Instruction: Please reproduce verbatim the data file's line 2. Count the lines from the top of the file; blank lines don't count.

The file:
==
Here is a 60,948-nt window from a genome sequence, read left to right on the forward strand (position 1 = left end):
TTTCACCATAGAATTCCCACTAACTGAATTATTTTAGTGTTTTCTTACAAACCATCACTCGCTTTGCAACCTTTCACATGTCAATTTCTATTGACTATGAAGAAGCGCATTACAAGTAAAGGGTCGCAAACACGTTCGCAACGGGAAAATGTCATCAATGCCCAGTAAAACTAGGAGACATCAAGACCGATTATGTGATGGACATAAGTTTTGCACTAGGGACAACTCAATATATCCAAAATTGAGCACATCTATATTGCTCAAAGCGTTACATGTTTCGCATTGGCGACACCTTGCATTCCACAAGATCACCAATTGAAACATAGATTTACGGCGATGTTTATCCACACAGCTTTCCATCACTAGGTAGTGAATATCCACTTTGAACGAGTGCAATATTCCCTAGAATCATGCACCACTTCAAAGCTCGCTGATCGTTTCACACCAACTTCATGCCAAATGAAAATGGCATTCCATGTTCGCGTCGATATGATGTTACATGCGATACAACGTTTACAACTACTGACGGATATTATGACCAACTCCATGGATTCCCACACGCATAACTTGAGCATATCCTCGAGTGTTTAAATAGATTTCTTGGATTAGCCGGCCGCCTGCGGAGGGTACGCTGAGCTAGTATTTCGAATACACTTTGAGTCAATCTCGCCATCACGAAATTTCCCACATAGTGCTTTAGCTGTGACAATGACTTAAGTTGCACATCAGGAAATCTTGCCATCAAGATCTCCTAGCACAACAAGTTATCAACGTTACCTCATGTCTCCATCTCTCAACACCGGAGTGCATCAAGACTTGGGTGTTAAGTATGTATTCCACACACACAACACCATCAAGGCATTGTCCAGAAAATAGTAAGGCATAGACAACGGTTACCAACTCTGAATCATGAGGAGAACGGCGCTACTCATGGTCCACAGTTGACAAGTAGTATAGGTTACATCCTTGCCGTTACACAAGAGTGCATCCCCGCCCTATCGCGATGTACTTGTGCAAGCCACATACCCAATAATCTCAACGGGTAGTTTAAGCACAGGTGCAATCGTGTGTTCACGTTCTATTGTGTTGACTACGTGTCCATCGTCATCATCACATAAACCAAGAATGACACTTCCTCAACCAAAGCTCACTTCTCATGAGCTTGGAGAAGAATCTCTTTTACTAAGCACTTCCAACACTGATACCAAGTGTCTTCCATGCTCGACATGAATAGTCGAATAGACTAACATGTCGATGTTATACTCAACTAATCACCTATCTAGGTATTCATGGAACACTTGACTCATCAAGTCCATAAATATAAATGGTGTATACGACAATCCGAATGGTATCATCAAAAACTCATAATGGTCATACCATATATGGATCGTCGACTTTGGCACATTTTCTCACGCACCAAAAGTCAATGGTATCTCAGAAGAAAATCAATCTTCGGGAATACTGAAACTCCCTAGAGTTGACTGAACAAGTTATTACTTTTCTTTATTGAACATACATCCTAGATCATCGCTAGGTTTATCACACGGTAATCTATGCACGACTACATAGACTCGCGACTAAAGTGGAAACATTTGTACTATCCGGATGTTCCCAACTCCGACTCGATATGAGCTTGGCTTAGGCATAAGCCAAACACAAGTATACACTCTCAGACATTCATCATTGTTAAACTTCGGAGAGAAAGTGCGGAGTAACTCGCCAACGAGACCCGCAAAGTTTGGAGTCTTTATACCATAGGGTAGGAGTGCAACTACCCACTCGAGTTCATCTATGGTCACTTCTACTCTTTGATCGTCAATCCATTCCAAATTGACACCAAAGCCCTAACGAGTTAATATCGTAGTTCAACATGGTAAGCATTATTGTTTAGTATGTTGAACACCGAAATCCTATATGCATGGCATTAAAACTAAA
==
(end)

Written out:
TTTCACCATAGAATTCCCACTAACTGAATTATTTTAGTGTTTTCTTACAAACCATCACTCGCTTTGCAACCTTTCACATGTCAATTTCTATTGACTATGAAGAAGCGCATTACAAGTAAAGGGTCGCAAACACGTTCGCAACGGGAAAATGTCATCAATGCCCAGTAAAACTAGGAGACATCAAGACCGATTATGTGATGGACATAAGTTTTGCACTAGGGACAACTCAATATATCCAAAATTGAGCACATCTATATTGCTCAAAGCGTTACATGTTTCGCATTGGCGACACCTTGCATTCCACAAGATCACCAATTGAAACATAGATTTACGGCGATGTTTATCCACACAGCTTTCCATCACTAGGTAGTGAATATCCACTTTGAACGAGTGCAATATTCCCTAGAATCATGCACCACTTCAAAGCTCGCTGATCGTTTCACACCAACTTCATGCCAAATGAAAATGGCATTCCATGTTCGCGTCGATATGATGTTACATGCGATACAACGTTTACAACTACTGACGGATATTATGACCAACTCCATGGATTCCCACACGCATAACTTGAGCATATCCTCGAGTGTTTAAATAGATTTCTTGGATTAGCCGGCCGCCTGCGGAGGGTACGCTGAGCTAGTATTTCGAATACACTTTGAGTCAATCTCGCCATCACGAAATTTCCCACATAGTGCTTTAGCTGTGACAATGACTTAAGTTGCACATCAGGAAATCTTGCCATCAAGATCTCCTAGCACAACAAGTTATCAACGTTACCTCATGTCTCCATCTCTCAACACCGGAGTGCATCAAGACTTGGGTGTTAAGTATGTATTCCACACACACAACACCATCAAGGCATTGTCCAGAAAATAGTAAGGCATAGACAACGGTTACCAACTCTGAATCATGAGGAGAACGGCGCTACTCATGGTCCACAGTTGACAAGTAGTATAGGTTACATCCTTGCCGTTACACAAGAGTGCATCCCCGCCCTATCGCGATGTACTTGTGCAAGCCACATACCCAATAATCTCAACGGGTAGTTTAAGCACAGGTGCAATCGTGTGTTCACGTTCTATTGTGTTGACTACGTGTCCATCGTCATCATCACATAAACCAAGAATGACACTTCCTCAACCAAAGCTCACTTCTCATGAGCTTGGAGAAGAATCTCTTTTACTAAGCACTTCCAACACTGATACCAAGTGTCTTCCATGCTCGACATGAATAGTCGAATAGACTAACATGTCGATGTTATACTCAACTAATCACCTATCTAGGTATTCATGGAACACTTGACTCATCAAGTCCATAAATATAAATGGTGTATACGACAATCCGAATGGTATCATCAAAAACTCATAATGGTCATACCATATATGGATCGTCGACTTTGGCACATTTTCTCACGCACCAAAAGTCAATGGTATCTCAGAAGAAAATCAATCTTCGGGAATACTGAAACTCCCTAGAGTTGACTGAACAAGTTATTACTTTTCTTTATTGAACATACATCCTAGATCATCGCTAGGTTTATCACACGGTAATCTATGCACGACTACATAGACTCGCGACTAAAGTGGAAACATTTGTACTATCCGGATGTTCCCAACTCCGACTCGATATGAGCTTGGCTTAGGCATAAGCCAAACACAAGTATACACTCTCAGACATTCATCATTGTTAAACTTCGGAGAGAAAGTGCGGAGTAACTCGCCAACGAGACCCGCAAAGTTTGGAGTCTTTATACCATAGGGTAGGAGTGCAACTACCCACTCGAGTTCATCTATGGTCACTTCTACTCTTTGATCGTCAATCCATTCCAAATTGACACCAAAGCCCTAACGAGTTAATATCGTAGTTCAACATGGTAAGCATTATTGTTTAGTATGTTGAACACCGAAATCCTATATGCATGGCATTAAAACTAAA